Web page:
Framing ‘fracking’: exploring public perceptions of hydraulic fracturing in the United Kingdom

Williams, Laurence, Macnaghten, Phil, Davies, Richard and Curtis, Sarah (2015) Framing ‘fracking’: exploring public perceptions of hydraulic fracturing in the United Kingdom. Public Understanding of Science. pp. 1-17. ISSN 0963-6625

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The prospect of fracking in the United Kingdom has been accompanied by significant public unease. We outline how the policy debate is being framed by UK institutional actors, finding evidence of a dominant discourse in which the policy approach is defined through a deficit model of public understanding of science and in which a technical approach to feasibility and safety is deemed as sufficient grounds for good policymaking. Deploying a deliberative focus group methodology with lay publics across different sites in the north of England, we find that these institutional framings are poorly aligned with participants’ responses. We find that unease regularly overflows the focus on safety and feasibility and cannot be satisfactorily explained by a lack of understanding on the part of participants. We find that scholarship from science
and technology studies productively elucidates our participants’ largely sceptical positions, and orientates
strategies for responding to them more effectively.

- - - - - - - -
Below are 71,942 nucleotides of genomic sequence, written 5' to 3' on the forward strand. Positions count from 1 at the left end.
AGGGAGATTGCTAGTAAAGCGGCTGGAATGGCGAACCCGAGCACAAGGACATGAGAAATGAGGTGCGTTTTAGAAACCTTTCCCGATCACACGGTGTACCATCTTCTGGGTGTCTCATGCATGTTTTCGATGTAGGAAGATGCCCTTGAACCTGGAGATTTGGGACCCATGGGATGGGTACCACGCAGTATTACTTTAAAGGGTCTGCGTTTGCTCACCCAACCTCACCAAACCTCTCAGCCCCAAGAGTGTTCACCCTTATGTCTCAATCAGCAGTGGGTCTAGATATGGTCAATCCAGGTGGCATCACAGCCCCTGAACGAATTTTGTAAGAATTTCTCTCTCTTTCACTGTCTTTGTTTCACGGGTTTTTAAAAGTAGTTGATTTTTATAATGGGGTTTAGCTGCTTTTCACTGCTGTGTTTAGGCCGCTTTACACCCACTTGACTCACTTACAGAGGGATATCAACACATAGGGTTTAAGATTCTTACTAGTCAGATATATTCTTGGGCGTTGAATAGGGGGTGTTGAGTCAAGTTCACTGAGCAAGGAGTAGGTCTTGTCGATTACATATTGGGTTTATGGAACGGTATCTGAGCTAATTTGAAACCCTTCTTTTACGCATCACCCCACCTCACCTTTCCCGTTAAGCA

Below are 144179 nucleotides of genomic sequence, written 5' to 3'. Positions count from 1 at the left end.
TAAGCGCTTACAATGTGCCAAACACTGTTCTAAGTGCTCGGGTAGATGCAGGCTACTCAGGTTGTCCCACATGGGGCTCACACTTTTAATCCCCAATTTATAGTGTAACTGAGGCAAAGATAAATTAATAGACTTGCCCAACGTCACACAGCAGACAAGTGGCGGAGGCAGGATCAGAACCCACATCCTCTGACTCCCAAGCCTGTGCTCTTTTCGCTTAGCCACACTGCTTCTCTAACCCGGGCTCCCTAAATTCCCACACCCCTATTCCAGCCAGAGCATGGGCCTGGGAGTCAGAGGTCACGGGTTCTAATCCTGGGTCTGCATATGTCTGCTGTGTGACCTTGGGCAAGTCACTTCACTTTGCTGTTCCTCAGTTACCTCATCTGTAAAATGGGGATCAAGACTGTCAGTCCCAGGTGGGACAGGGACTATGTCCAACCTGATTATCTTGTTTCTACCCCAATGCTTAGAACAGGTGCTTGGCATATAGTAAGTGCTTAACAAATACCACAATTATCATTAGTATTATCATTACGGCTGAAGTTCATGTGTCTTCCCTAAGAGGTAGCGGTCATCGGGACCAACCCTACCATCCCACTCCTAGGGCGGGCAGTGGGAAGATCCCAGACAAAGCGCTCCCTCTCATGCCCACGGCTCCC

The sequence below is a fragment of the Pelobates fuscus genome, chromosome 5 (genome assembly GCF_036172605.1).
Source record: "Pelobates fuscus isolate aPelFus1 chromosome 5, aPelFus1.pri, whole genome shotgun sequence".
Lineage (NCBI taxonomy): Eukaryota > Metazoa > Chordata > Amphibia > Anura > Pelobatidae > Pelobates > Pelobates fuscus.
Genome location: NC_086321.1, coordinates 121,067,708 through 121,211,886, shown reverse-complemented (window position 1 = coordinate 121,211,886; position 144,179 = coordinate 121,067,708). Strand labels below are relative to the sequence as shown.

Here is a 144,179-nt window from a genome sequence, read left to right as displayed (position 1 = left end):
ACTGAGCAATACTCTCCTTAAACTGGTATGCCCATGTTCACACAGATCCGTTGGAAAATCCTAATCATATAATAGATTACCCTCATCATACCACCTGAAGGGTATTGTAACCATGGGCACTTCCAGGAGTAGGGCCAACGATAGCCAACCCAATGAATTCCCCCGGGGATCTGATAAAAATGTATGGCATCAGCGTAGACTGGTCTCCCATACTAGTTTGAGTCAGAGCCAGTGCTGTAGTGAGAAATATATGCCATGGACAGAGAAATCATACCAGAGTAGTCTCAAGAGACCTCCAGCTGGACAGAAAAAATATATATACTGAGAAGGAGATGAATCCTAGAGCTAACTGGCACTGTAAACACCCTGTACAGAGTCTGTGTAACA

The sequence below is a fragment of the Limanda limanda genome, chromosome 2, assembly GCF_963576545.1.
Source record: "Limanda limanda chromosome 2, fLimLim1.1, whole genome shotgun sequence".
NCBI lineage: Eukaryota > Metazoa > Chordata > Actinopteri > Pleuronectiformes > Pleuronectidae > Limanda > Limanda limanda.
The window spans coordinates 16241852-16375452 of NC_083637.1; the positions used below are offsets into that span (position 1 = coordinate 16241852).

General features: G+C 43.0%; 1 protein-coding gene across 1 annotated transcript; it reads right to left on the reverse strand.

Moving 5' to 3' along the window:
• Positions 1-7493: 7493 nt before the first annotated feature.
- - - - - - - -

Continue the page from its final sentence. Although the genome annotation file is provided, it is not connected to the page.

Item Type: Article
Additional Information: Acknowledgement: The final version of this paper has been published in Public Understanding of Science, Sage Choice doi: 10.1177/0963662515595159, July/2015 by SAGE Publications Ltd, All rights reserved. © Williams et al., year of publication. It is available at: This research was carried out as part of the ReFINE(Researching Fracking in Europe) consortium which is led by Durham and Newcastle Universities and which was funded at the time by the Natural Environment Research Council (UK), Shell and Chevron. It also received funding from the Durham Energy Institute’s Small Grant Scheme. We are grateful to the Durham University Faculty of Science Ethics Committee and the UK Research Integrity Office for their time in providing advice on research ethics. We thank the ReFINE Independent Science Board ( for spending time prioritising the research projects undertaken by ReFINE.
Keywords: fracking, framing risk, lay expertise, participation in science policy, public engagement, risk perception, shale gas
Schools and Departments: School of Business, Management and Economics > SPRU - Science Policy Research Unit
Subjects: H Social Sciences
T Technology
Depositing User: Laurence John Williams
Date Deposited: 07 Sep 2015 14:27
Last Modified: 06 Mar 2017 15:08

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